Színérzékeny thalamikus idegsejtek jellemzése macskában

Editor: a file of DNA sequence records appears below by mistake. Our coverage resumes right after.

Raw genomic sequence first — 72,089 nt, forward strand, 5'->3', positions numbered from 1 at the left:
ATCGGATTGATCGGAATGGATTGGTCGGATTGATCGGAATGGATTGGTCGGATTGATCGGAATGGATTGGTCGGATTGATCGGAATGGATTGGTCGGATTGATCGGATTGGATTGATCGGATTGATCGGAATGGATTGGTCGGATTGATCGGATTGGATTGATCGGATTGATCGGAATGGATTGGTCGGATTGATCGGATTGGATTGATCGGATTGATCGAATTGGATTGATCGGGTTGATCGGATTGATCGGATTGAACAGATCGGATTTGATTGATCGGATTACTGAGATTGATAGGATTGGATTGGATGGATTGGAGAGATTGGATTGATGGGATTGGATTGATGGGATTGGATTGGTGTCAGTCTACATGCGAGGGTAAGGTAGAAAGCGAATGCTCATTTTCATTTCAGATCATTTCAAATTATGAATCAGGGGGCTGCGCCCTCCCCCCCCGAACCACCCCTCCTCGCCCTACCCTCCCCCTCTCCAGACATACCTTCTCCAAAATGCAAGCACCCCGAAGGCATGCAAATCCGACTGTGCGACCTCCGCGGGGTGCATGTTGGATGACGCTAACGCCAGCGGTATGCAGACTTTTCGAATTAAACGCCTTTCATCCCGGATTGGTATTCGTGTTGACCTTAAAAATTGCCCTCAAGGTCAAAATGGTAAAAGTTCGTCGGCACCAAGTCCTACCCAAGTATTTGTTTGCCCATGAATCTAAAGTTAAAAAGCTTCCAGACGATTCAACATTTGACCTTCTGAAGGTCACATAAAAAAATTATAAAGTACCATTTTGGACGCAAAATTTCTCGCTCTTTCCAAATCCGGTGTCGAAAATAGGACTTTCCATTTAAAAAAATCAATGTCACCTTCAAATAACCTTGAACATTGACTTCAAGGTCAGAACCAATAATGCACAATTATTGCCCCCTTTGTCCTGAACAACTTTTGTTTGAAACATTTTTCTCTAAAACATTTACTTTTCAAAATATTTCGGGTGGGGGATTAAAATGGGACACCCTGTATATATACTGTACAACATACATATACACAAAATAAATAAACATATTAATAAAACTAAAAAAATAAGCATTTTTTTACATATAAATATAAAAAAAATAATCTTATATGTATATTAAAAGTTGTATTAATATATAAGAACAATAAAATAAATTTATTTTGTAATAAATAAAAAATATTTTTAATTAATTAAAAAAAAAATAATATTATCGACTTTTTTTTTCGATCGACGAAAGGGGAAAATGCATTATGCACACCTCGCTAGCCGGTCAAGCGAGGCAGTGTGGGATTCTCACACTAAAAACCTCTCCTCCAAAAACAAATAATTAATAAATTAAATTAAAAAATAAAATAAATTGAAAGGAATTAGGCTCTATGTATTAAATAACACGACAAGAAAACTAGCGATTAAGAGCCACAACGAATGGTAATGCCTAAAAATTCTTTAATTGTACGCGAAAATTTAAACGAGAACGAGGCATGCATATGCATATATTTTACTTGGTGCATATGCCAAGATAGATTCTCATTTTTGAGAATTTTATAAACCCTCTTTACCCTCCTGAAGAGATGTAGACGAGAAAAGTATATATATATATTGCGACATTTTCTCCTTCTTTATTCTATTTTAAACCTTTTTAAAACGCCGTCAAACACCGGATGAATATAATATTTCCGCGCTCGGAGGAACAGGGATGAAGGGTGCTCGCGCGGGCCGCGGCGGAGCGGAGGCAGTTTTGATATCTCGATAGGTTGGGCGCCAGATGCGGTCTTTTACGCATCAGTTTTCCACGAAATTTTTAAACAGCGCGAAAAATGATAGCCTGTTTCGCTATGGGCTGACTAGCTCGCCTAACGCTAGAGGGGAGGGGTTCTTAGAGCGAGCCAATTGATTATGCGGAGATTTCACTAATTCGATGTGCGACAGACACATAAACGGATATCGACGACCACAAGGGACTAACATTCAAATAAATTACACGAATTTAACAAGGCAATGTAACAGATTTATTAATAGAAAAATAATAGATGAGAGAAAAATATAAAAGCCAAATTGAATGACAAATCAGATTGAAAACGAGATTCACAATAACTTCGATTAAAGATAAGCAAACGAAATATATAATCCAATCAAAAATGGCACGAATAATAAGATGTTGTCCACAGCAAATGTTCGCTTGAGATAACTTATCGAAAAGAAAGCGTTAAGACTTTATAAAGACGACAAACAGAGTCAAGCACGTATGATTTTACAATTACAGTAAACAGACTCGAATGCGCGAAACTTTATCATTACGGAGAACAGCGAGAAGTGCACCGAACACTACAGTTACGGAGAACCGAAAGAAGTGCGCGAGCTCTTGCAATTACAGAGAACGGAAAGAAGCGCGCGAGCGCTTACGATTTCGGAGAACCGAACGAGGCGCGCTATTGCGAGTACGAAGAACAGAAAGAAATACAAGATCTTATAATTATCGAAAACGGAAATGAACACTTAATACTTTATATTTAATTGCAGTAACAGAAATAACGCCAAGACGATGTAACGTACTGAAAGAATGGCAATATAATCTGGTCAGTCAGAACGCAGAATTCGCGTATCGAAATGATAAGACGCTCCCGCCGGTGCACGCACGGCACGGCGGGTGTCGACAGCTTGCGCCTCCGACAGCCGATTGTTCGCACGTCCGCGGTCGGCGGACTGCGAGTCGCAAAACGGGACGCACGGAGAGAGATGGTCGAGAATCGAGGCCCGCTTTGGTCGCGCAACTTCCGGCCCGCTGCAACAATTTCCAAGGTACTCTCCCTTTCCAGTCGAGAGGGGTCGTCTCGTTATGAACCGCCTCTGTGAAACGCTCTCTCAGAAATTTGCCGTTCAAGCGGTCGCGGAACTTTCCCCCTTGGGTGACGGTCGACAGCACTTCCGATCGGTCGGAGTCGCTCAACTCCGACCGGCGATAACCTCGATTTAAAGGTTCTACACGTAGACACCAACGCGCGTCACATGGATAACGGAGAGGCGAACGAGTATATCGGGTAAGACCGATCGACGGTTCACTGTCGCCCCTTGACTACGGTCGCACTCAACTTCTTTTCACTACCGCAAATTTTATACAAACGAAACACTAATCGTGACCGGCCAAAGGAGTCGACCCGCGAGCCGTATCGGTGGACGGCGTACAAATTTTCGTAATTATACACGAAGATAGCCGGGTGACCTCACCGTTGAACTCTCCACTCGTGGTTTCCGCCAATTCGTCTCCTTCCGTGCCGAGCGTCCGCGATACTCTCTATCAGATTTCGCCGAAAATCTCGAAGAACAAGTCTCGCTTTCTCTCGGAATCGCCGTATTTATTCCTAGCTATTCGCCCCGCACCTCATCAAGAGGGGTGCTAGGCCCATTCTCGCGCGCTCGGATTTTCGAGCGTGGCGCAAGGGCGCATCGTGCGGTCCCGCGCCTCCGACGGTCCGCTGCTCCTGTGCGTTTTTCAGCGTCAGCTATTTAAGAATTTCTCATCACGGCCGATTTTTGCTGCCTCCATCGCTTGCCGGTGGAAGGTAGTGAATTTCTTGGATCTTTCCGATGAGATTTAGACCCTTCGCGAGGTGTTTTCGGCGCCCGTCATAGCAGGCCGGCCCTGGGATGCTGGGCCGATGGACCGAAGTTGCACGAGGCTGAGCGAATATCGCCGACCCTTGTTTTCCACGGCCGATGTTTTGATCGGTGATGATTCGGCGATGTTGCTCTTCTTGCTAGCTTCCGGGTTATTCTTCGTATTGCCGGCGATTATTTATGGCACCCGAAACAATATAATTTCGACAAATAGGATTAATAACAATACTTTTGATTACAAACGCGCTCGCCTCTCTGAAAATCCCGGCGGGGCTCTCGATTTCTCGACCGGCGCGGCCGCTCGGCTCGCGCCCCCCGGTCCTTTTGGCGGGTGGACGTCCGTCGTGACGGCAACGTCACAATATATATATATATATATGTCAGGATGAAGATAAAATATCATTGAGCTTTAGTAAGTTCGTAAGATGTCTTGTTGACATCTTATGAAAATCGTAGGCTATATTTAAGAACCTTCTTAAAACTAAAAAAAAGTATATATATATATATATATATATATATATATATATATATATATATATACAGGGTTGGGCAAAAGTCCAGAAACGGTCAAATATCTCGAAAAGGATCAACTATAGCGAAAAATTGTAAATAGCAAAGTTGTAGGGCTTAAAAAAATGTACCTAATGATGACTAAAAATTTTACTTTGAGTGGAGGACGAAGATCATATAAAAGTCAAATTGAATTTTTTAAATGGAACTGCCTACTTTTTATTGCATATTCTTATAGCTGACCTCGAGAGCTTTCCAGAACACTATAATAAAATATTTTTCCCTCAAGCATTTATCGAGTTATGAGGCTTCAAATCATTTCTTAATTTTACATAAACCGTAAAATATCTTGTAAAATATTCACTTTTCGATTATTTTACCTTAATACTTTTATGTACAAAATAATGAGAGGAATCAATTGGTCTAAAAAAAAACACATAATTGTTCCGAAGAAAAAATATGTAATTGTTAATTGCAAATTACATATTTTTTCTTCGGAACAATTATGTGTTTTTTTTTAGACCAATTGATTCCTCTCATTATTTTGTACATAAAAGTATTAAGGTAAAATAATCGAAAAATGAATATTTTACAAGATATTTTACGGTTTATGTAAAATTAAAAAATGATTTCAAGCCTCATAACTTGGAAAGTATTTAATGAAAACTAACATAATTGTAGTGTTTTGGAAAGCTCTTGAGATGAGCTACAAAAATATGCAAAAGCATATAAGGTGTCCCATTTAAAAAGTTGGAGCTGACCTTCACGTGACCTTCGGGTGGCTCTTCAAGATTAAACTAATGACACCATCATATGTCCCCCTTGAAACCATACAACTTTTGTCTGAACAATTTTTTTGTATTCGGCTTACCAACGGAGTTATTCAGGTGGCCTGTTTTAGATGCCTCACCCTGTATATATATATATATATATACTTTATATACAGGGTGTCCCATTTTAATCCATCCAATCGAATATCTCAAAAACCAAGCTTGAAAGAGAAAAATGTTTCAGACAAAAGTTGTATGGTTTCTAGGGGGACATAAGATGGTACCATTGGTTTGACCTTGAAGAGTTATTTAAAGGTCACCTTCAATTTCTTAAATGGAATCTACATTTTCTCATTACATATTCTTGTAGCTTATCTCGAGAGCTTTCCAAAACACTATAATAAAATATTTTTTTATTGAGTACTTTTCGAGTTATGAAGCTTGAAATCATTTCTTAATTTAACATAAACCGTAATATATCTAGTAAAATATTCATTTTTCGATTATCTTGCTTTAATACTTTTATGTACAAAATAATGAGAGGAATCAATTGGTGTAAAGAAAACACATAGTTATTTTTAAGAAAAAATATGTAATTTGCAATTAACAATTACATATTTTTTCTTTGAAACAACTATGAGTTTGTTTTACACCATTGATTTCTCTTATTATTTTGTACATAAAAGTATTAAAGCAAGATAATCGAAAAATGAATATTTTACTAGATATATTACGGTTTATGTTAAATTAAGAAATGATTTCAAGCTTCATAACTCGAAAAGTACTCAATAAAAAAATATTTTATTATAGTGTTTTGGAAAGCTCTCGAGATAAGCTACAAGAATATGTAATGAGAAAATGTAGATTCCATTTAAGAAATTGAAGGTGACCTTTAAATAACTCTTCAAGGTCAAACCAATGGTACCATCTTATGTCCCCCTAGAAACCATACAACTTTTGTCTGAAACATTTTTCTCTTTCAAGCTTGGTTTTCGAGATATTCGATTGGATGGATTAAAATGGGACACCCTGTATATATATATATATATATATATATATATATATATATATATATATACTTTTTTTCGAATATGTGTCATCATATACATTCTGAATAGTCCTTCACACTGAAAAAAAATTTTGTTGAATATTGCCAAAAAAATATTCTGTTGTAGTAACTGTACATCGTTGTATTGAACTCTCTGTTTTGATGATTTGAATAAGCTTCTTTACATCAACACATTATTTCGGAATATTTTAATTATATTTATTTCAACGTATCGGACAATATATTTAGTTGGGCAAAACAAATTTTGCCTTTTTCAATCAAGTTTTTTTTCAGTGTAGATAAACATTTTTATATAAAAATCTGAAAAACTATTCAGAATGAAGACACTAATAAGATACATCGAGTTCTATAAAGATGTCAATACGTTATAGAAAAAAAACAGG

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The domestic cat (Felis catus) is a classic animal model in visual neuroscience. Hence, we know a lot about the anatomical and functional features of its visual system. However, even if the investigation of the cat colour vision has an about 50-year-long history, we can find controversial reports in the literature, and the central mechanism lying behind colour distinction has not been cleared yet. Cats are known as animals having excellent nocturnal vision, but their retina is adapted to daylight conditions as well: in addition to rods, they also have cones, and their retina contains an area (so called area centralis) similar to the primate fovea, where the cones are abundant (25-30.000 cones/mm2, Linberg & al., 2001). These characteristics make this species suitable for further examinations to obtain deeper insight to the dichromatic colour vision of subprimate animals. Thus, we can expand our knowledge on the evolution of the primate trichromatic colour vision. Primary goal of the experiments present in this study were to find and characterise neurones as fully as possible in the cat thalamus, that play a role in colour vision. Some of the early cat experiments failed to show the capability of colour vision (Ducker, 1964) supporting a vulgar error that cats can not discriminate colours. In fact, it has been known for a long time that there are two cone types in the cat retina (Ahnelt & Kolb, 2000; Szél & al., 2000): the S-cones (sensitive in the shorter wavelength range, absorption peak 450 nm, Guenther & Zrenner, 1993) and ML-cones (preferring the medium/long wavelengths, absorption peak 553, Yokoyama & Radlwimmer, 1999) allow dichromatic colour vision (Loop & Bruce, 1978; Loop & al., 1987; Jacobs & al., 2001; van Arsdel & Loop, 2004; Van Hooser & Nelson, 2006).